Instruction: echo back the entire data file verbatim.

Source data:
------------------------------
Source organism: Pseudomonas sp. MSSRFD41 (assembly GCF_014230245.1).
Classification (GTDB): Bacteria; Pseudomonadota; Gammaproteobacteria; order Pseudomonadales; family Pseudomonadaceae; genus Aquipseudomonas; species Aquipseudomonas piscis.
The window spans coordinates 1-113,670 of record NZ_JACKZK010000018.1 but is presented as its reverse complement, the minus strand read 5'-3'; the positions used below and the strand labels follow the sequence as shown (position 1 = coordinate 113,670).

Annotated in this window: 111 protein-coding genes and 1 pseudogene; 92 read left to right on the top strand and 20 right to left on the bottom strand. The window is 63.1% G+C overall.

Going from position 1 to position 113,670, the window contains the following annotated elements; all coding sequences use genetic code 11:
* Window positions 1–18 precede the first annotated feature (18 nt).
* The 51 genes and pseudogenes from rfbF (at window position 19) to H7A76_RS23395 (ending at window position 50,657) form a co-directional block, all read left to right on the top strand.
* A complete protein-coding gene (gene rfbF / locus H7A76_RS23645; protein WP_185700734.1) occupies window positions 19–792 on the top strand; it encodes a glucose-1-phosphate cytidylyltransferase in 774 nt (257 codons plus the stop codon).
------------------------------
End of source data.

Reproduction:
Source organism: Pseudomonas sp. MSSRFD41 (assembly GCF_014230245.1).
Classification (GTDB): Bacteria; Pseudomonadota; Gammaproteobacteria; order Pseudomonadales; family Pseudomonadaceae; genus Aquipseudomonas; species Aquipseudomonas piscis.
The window spans coordinates 1-113,670 of record NZ_JACKZK010000018.1 but is presented as its reverse complement, the minus strand read 5'-3'; the positions used below and the strand labels follow the sequence as shown (position 1 = coordinate 113,670).

Annotated in this window: 111 protein-coding genes and 1 pseudogene; 92 read left to right on the top strand and 20 right to left on the bottom strand. The window is 63.1% G+C overall.

Going from position 1 to position 113,670, the window contains the following annotated elements; all coding sequences use genetic code 11:
* Window positions 1–18 precede the first annotated feature (18 nt).
* The 51 genes and pseudogenes from rfbF (at window position 19) to H7A76_RS23395 (ending at window position 50,657) form a co-directional block, all read left to right on the top strand.
* A complete protein-coding gene (gene rfbF / locus H7A76_RS23645; protein WP_185700734.1) occupies window positions 19–792 on the top strand; it encodes a glucose-1-phosphate cytidylyltransferase in 774 nt (257 codons plus the stop codon).